Short Biography of Isaac Newton
A passionate alchemist, chemist, mathematician, theologian, astronomer, and physicist, Isaac Newton has been dubbed by many as the ‘greatest genius’ who ever existed. His theories regarding light and sound, along with his explanations of gravity gained him international fame. He created a form of calculus and changed worldviews about geometry. In his latter years, ironically, he wrote more about religion and theology than on any other subject.
In his book Philosophiae Naturalis Principia Mathematica, he came up with the three laws of motion, which paved the way for physics and mechanics. He also staunchly supported his beliefs that light waves were particles and not waves, such as with sound. He proved this by using prisms and explained why rainbows formed through droplets of rain – it was all optical and determined by the ability of the eye to break up colors.
Isaac’s father was a farmer and died before Newton was born. Newton’s mother wanted her son to work in the family’s small enterprise. Newton abhorred the idea and was lucky enough to attend The King’s School in Grantham. When his mother had him removed from school, he began working on the farm, but returned to school on the advice of the headmaster who saw his great potential. He attended Trinity College in Cambridge, but preferred the more modern ideas of Descartes, Galileo, and Kepler. It was during his time at Trinity that he discovered mathematical theories that would later lay the groundwork for modern-day calculus. When the college shut down due to the Great Plague, he worked at home for nearly two years perfecting his new math, and working on gravitation and optics.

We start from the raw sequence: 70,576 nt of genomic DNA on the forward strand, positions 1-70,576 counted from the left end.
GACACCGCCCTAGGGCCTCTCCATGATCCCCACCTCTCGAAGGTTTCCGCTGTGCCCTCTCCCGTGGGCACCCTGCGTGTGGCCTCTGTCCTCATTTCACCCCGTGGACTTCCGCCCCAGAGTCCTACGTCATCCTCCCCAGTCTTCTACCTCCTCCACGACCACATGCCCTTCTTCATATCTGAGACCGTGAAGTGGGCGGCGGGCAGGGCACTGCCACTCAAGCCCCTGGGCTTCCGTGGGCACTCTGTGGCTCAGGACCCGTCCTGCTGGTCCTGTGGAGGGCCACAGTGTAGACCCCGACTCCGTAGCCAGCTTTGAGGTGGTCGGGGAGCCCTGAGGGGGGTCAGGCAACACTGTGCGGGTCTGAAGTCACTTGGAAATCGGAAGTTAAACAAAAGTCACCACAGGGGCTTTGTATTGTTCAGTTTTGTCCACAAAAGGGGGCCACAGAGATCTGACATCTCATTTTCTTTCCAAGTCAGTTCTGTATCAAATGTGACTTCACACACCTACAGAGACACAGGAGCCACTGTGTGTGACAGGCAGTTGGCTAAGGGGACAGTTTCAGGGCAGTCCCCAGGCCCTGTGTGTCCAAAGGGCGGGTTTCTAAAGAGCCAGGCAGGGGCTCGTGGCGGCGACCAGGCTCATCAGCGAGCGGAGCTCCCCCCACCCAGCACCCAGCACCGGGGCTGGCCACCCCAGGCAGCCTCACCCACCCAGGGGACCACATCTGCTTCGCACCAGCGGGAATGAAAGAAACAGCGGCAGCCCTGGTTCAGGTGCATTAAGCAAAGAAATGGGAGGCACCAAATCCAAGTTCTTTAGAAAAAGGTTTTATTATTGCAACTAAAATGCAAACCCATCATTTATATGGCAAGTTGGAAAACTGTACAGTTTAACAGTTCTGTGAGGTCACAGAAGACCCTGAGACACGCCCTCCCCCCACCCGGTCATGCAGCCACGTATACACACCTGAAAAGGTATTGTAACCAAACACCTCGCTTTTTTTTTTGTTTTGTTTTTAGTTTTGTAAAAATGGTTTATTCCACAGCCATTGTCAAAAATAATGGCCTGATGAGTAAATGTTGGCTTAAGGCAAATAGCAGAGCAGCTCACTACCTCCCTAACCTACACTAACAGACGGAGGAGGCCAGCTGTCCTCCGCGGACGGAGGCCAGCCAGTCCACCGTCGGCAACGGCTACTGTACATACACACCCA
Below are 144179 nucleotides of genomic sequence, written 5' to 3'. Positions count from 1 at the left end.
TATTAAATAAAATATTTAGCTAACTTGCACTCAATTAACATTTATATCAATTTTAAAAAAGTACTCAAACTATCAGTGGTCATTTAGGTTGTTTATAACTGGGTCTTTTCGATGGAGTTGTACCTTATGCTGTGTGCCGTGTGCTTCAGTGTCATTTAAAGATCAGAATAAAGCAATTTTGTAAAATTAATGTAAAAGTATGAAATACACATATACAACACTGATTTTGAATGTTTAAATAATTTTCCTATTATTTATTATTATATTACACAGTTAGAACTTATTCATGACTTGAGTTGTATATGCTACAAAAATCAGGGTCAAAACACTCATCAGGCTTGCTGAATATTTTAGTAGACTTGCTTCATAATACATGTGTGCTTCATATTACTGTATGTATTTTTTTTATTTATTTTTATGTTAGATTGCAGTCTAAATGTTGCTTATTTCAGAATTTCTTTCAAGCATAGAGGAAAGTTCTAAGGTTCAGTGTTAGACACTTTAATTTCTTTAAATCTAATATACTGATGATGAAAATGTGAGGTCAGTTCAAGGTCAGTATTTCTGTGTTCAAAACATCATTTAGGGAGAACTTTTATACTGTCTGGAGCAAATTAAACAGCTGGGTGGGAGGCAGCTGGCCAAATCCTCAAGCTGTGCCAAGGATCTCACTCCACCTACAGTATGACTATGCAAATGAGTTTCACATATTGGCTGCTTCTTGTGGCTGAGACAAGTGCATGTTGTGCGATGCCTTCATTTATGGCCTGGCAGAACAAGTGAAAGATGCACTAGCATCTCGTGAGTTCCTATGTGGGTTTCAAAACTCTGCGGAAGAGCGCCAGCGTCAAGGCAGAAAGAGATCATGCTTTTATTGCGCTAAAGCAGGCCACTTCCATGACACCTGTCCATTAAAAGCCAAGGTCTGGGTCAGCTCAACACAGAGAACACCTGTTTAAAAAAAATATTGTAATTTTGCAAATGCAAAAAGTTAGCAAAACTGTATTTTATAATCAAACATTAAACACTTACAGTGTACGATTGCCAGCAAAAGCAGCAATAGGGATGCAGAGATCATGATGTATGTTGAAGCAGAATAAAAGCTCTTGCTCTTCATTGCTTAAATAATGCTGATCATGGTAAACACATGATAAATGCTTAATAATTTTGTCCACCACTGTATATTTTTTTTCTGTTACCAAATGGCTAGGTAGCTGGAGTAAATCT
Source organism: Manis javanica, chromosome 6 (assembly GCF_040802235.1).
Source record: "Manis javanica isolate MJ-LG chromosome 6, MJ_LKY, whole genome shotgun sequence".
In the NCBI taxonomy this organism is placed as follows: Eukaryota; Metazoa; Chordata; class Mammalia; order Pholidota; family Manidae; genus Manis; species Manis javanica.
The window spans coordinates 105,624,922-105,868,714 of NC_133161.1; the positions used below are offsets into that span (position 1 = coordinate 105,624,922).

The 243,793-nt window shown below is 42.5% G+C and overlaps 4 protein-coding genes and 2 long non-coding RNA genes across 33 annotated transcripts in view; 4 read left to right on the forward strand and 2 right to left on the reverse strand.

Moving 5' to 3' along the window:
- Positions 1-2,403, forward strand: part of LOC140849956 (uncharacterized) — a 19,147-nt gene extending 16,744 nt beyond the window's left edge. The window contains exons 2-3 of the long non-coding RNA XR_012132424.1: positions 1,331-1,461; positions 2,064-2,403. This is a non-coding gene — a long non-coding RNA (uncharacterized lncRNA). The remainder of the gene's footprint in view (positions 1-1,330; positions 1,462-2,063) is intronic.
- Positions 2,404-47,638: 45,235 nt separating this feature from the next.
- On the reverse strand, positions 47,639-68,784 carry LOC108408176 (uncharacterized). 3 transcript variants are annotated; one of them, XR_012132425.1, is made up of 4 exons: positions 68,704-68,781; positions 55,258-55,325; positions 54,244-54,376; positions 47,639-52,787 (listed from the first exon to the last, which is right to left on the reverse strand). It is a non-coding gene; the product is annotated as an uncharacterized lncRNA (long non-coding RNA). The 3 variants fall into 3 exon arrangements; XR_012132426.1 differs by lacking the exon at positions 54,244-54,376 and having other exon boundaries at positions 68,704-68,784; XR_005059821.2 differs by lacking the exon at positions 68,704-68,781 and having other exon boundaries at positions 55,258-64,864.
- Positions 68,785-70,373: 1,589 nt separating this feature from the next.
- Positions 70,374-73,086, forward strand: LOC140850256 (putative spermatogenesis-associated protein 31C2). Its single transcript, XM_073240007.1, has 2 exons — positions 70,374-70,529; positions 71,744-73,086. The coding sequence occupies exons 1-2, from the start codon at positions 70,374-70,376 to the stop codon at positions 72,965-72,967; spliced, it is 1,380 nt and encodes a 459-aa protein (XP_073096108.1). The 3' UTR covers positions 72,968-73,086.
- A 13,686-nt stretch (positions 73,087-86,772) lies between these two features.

hen his findings on calculus were later published, Leibniz had already published Newton ’s findings ten years prior in 1684. Leibniz was accused of plagiarism and the debate was never quite resolved. By 1670, Isaac Newton had been elected Lucasian professor of mathematics. He decided to use his time lecturing on optics and investigating and discussing the properties of light and refraction. In his book entitled Opticks, which was published much later, Newton presents his findings. During his latter years, he became a member of parliament, but was not active. He also became president of the Royal Society and Master of the Mint, where he worked to prevent counterfeiting. His work at the mint earned him his knighthood.